Conclusion: Although NFC tags are still not so widely used as QRs, as long as the way the user is engaged and the way the connection is established, I am giving the first point to the Near Field Communication Tags.
Result: NFC-QR 1:0
Reachability and Cost matter.
OK, So far so good for the nice-looking NFC tags. But let’s talk straight and put out some numbers on the table. While NFC tags are something new QRs have been on the stage for a while and daily there are millions, even billions of scans worldwide. Moreover the main sources of QR scans are printed media (49% of the users do that), Advertisements on the TV or on the Internet (28%) and product’s packages (35%). It is practically impossible to put an NFC tag on the TV or in a website. Even if you decide to place such on a printed media we are talking about a lot of money – something like $1 per sticker. At the same time QR codes can be generated absolutely for free and can be placed – as I told you – almost everywhere.
Conclusion: If you want to engage a big target group at small cost QR codes are obviously the better choice. Combined with inviting design and good content, that is provided to the user, the only difference is the action – scan not tap. Thus the second point is for the Quick Responsive codes.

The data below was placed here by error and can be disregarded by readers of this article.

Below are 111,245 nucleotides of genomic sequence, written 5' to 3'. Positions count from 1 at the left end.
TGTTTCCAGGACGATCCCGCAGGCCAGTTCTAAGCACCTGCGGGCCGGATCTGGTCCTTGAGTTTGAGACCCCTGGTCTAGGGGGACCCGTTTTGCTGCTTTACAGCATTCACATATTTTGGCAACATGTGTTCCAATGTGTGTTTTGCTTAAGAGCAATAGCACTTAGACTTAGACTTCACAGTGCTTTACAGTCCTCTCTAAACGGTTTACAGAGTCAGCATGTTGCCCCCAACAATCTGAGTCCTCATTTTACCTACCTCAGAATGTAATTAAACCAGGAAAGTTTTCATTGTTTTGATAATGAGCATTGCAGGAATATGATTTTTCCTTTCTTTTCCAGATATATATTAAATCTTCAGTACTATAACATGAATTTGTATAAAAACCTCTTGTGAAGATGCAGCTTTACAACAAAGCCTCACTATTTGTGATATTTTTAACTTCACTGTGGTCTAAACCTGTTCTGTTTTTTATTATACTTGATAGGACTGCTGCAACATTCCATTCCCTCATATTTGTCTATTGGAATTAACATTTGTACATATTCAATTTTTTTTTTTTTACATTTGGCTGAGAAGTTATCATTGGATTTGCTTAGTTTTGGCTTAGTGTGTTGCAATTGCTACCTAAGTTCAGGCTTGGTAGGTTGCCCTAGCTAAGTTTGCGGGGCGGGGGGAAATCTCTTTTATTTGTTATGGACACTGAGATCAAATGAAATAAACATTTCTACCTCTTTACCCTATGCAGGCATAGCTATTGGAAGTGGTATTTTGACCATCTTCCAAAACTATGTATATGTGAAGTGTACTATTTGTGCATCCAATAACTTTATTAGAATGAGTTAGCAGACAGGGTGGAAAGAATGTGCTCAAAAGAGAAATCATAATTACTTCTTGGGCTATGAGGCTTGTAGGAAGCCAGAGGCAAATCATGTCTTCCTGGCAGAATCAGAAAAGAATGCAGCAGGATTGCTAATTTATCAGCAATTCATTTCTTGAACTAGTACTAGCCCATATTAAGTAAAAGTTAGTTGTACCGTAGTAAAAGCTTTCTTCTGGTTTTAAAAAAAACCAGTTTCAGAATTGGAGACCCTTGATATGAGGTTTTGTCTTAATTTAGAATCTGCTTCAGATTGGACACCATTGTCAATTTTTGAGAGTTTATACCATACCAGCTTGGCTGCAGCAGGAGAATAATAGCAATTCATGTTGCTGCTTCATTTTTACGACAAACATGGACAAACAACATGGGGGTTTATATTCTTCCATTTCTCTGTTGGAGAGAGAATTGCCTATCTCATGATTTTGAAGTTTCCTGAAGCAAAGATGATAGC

Result: NFC-QR 1:1
Which technology is more widely adopted?
In the context of the recent conferences of Microsoft and Google I/O it became obvious that the NFC technology is going to play crucial role in the future’s communications. The Microsoft Surface supports it, in Android it is available from a year with the announcement of Android 4.0 Ice Cream Sandwich and the service Android Beam. There are BlackBerry and even some Symbian models that support NFC. The iPhone 5, expected in the late summer, also is rumored to provide Near Field.
“Nearly 1 million NFC-enabled devices are shipped every week”
said Hugo Barra. Really substantial number put if we look in the QR camp, things are even bigger. There are companies like Blackberry that have build-in QR scanners and all you have to do is to point the camera against the code. Furthermore there numerous free applications for iOS and Android that are easy-to-use and can scan QRs instantly. It will take at least 2-3 years for the NFC tags to surpass the QRs but even then there will be devices with greater capabilities. Big disadvantage of of the 2D matrix codes is that they are very dense and too detailed and this makes them unreadable for some cameras. The more detailed the QR is, the more information it bears. So in the near future cameras might go on such level that to be able to scan codes that hold whole videos in them. Of course NFC tags might also evolve as for the moment they can hold only around 1MB of data.